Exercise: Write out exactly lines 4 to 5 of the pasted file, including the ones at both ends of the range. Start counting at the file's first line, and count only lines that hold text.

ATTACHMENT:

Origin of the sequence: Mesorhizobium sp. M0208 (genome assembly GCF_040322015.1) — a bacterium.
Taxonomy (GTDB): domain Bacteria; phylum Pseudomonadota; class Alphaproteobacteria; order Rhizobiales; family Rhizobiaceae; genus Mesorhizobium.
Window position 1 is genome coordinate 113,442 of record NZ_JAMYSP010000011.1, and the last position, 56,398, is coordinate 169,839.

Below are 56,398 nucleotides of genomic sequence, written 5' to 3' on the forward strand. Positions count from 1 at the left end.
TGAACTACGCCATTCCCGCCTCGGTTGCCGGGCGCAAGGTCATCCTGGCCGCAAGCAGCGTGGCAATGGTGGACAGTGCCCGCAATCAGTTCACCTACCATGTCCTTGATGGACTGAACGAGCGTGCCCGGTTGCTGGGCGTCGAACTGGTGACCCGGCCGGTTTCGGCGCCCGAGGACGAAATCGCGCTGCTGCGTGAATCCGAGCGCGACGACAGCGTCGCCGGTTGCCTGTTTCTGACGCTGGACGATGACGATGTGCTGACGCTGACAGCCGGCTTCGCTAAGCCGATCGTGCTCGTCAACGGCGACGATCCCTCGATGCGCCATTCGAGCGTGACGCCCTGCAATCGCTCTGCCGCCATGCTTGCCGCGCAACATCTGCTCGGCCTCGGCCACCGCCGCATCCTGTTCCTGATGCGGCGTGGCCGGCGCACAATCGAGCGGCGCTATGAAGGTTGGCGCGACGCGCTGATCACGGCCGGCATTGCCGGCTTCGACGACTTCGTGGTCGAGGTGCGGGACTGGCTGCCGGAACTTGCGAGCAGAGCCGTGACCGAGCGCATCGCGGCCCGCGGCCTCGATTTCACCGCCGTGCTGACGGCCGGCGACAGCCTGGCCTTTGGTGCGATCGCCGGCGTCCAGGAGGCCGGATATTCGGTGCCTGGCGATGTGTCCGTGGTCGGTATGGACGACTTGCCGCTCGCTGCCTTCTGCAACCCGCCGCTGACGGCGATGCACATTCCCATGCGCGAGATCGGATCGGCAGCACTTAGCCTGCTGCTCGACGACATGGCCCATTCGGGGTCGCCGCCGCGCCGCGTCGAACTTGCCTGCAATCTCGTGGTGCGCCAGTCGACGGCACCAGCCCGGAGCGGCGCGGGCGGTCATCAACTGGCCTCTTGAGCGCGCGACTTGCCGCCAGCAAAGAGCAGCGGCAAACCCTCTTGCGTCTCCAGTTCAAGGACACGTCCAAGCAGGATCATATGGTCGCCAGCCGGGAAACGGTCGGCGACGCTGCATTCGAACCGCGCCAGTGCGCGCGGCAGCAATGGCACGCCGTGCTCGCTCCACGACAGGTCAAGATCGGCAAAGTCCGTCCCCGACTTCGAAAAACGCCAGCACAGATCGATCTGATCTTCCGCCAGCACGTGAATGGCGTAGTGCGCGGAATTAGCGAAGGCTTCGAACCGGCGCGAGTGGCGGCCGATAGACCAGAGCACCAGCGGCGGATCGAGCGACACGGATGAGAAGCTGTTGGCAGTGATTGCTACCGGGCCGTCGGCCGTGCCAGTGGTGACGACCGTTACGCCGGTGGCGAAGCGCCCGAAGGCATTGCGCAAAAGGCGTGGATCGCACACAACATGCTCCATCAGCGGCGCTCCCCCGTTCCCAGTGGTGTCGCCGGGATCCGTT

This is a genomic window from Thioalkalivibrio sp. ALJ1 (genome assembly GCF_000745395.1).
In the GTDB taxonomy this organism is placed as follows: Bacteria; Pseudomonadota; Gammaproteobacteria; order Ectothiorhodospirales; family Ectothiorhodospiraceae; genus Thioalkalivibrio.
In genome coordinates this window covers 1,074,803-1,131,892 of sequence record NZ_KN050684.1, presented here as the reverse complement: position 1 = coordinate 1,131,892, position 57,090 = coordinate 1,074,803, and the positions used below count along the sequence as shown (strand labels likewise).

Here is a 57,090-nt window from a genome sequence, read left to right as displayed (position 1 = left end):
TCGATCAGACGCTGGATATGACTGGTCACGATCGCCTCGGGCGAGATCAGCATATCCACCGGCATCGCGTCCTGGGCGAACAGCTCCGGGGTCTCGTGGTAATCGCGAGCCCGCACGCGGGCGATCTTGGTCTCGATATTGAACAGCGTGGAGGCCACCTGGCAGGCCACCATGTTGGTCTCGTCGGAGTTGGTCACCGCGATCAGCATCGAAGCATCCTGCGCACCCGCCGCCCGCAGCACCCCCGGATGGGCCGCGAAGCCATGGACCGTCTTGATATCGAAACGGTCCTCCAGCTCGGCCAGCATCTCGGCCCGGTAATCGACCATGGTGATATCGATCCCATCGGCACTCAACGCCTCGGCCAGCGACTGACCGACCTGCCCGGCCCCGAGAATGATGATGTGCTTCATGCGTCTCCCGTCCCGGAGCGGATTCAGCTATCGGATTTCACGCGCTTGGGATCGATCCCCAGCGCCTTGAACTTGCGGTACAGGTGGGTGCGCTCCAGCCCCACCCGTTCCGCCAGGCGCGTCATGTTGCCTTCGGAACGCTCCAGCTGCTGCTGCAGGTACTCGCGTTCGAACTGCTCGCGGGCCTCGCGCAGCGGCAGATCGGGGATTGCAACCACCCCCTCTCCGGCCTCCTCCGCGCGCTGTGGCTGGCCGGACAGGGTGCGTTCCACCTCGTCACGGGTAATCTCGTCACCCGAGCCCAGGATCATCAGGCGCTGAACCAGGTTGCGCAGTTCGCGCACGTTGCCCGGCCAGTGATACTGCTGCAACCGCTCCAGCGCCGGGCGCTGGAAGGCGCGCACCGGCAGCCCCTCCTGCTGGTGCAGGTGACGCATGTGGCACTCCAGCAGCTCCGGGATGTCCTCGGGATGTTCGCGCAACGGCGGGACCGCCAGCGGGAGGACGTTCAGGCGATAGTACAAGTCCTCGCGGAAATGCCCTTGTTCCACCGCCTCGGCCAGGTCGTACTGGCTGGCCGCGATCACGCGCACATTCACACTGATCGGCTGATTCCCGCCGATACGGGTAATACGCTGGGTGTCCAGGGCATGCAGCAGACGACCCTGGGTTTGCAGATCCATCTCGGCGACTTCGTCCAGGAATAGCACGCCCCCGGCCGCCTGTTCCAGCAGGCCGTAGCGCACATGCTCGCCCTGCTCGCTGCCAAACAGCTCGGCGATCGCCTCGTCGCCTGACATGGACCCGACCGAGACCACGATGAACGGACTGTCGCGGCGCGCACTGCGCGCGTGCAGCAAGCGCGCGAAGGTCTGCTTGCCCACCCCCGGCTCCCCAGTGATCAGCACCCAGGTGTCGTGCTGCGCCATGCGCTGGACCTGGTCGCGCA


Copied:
Below are 56,398 nucleotides of genomic sequence, written 5' to 3' on the forward strand. Positions count from 1 at the left end.
TGAACTACGCCATTCCCGCCTCGGTTGCCGGGCGCAAGGTCATCCTGGCCGCAAGCAGCGTGGCAATGGTGGACAGTGCCCGCAATCAGTTCACCTACCATGTCCTTGATGGACTGAACGAGCGTGCCCGGTTGCTGGGCGTCGAACTGGTGACCCGGCCGGTTTCGGCGCCCGAGGACGAAATCGCGCTGCTGCGTGAATCCGAGCGCGACGACAGCGTCGCCGGTTGCCTGTTTCTGACGCTGGACGATGACGATGTGCTGACGCTGACAGCCGGCTTCGCTAAGCCGATCGTGCTCGTCAACGGCGACGATCCCTCGATGCGCCATTCGAGCGTGACGCCCTGCAATCGCTCTGCCGCCATGCTTGCCGCGCAACATCTGCTCGGCCTCGGCCACCGCCGCATCCTGTTCCTGATGCGGCGTGGCCGGCGCACAATCGAGCGGCGCTATGAAGGTTGGCGCGACGCGCTGATCACGGCCGGCATTGCCGGCTTCGACGACTTCGTGGTCGAGGTGCGGGACTGGCTGCCGGAACTTGCGAGCAGAGCCGTGACCGAGCGCATCGCGGCCCGCGGCCTCGATTTCACCGCCGTGCTGACGGCCGGCGACAGCCTGGCCTTTGGTGCGATCGCCGGCGTCCAGGAGGCCGGATATTCGGTGCCTGGCGATGTGTCCGTGGTCGGTATGGACGACTTGCCGCTCGCTGCCTTCTGCAACCCGCCGCTGACGGCGATGCACATTCCCATGCGCGAGATCGGATCGGCAGCACTTAGCCTGCTGCTCGACGACATGGCCCATTCGGGGTCGCCGCCGCGCCGCGTCGAACTTGCCTGCAATCTCGTGGTGCGCCAGTCGACGGCACCAGCCCGGAGCGGCGCGGGCGGTCATCAACTGGCCTCTTGAGCGCGCGACTTGCCGCCAGCAAAGAGCAGCGGCAAACCCTCTTGCGTCTCCAGTTCAAGGACACGTCCAAGCAGGATCATATGGTCGCCAGCCGGGAAACGGTCGGCGACGCTGCATTCGAACCGCGCCAGTGCGCGCGGCAGCAATGGCACGCCGTGCTCGCTCCACGACAGGTCAAGATCGGCAAAGTCCGTCCCCGACTTCGAAAAACGCCAGCACAGATCGATCTGATCTTCCGCCAGCACGTGAATGGCGTAGTGCGCGGAATTAGCGAAGGCTTCGAACCGGCGCGAGTGGCGGCCGATAGACCAGAGCACCAGCGGCGGATCGAGCGACACGGATGAGAAGCTGTTGGCAGTGATTGCTACCGGGCCGTCGGCCGTGCCAGTGGTGACGACCGTTACGCCGGTGGCGAAGCGCCCGAAGGCATTGCGCAAAAGGCGTGGATCGCACACAACATGCTCCATCAGCGGCGCTCCCCCGTTCCCAGTGGTGTCGCCGGGATCCGTT